Doctor hosts MS fundraiser

Sheriden Emonson shares health journey

FUNDRAISER: General practitioner Dr Sheriden Emonson has MS. Picture: JODIE DONNELLAN

FUNDRAISER: General practitioner Dr Sheriden Emonson has MS. Picture: JODIE DONNELLAN

THE Bendigo Town Hall will be going red on Saturday night for an MS Australia fundraising event.

General practitioner Dr Sheriden Emonson will host a formal dinner, The Elegant Red Dress, from 6.30pm.

Dr Emonson is also one of the estimated 23,000 Australians with multiple sclerosis.

"Everything is coming together perfectly, we're going to have a great night," she said.

"We have 25 tables and 238 guests coming to the event.

"We're fully booked now, the caterers had to have their order in so we can't really wriggle on that number any more.

People have been so generous, we have some really good auction items. - Sheriden Emonson

"But people can still donate to the cause by emailing stephen.sheriden@bigpond.com or people can also send an email to get an auction list for the night if they want to do a phone bid on the night."

Dr Emonson said there were some great auction items up for grabs.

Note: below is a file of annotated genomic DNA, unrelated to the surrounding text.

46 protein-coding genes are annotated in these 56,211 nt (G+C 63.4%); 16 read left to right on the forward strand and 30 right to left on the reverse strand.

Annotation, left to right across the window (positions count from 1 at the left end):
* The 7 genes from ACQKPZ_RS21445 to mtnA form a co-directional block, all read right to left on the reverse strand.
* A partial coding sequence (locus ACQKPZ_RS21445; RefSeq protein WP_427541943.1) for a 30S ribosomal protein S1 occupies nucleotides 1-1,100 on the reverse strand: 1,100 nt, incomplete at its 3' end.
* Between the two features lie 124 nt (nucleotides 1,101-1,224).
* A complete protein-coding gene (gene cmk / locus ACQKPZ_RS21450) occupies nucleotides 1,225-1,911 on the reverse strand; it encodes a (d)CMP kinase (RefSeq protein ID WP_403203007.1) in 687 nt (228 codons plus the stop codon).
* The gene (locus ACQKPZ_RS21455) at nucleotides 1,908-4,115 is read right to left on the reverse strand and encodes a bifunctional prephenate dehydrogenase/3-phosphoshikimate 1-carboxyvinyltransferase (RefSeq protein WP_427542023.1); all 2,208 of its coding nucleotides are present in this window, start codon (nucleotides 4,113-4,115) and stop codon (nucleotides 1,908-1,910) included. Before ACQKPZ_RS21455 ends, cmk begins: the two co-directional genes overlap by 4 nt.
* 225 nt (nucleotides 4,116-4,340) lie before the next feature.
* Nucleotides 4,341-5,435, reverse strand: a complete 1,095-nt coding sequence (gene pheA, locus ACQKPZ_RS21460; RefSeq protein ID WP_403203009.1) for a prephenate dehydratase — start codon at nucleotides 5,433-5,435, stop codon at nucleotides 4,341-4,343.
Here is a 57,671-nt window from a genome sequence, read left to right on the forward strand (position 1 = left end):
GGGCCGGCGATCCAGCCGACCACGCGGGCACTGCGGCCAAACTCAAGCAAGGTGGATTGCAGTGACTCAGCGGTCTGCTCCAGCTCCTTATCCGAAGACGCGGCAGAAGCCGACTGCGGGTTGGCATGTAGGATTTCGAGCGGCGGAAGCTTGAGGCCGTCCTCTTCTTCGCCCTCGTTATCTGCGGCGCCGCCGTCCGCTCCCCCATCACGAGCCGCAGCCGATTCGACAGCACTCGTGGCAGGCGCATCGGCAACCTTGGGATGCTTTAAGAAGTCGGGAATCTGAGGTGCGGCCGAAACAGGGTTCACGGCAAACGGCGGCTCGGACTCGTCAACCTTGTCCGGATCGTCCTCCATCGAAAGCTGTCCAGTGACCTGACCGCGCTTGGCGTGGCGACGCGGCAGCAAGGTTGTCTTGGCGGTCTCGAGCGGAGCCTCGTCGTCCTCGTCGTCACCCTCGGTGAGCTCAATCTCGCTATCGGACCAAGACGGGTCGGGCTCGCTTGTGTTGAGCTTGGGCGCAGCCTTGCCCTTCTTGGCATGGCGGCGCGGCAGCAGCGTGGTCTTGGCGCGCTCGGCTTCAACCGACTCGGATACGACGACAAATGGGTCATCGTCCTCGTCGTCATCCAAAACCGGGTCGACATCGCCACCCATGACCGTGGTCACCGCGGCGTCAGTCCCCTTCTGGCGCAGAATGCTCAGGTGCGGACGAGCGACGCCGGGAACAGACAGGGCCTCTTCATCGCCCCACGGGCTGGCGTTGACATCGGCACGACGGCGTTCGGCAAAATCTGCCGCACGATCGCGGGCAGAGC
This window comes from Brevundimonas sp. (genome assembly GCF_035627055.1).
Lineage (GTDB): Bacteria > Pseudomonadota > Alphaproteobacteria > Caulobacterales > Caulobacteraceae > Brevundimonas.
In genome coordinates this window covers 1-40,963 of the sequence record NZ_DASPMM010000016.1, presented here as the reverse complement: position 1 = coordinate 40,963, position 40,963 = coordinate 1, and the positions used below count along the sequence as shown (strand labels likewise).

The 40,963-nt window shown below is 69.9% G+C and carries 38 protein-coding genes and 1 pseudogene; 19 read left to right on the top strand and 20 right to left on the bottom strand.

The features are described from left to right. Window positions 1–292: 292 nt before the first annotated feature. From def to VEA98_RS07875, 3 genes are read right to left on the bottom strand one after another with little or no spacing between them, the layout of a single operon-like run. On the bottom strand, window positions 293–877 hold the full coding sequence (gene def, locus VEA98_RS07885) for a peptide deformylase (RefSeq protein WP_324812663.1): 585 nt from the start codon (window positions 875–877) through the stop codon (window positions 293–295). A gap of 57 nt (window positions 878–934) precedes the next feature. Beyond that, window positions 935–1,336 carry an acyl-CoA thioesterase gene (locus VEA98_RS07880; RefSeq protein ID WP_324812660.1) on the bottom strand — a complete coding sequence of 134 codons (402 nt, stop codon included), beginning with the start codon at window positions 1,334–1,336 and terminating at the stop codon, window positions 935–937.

"People have been so generous, we have some really good auction items," she said.

"We have our big general auction where most of the items are over $500 and then we have a silent auction with nice little pamper packages and massages and facials and all those sorts of things."

Dr Emonson has had MS for four years.

MS is a progressive disease of the nervous system and comes with a wide range of symptoms including fatigue, unusual sensations, bladder problems, trouble walking, dizziness, muscle spasms and speech problems.

There is no cure for MS.

More women than men have the disease and, while MS is not directly hereditary, genetic susceptibility plays a part in its development.

"It's like any chronic illness - you have to come to a point of grieving and accepting and then the rubber hits the road and you have to live each day," Dr Emonson said.

"It's about enjoying what you have."

Dr Emonson is mum to Kezia, 9, and Adah, 6.

"With children everything is a bit bitter sweet. They're the love of our lives." she said.

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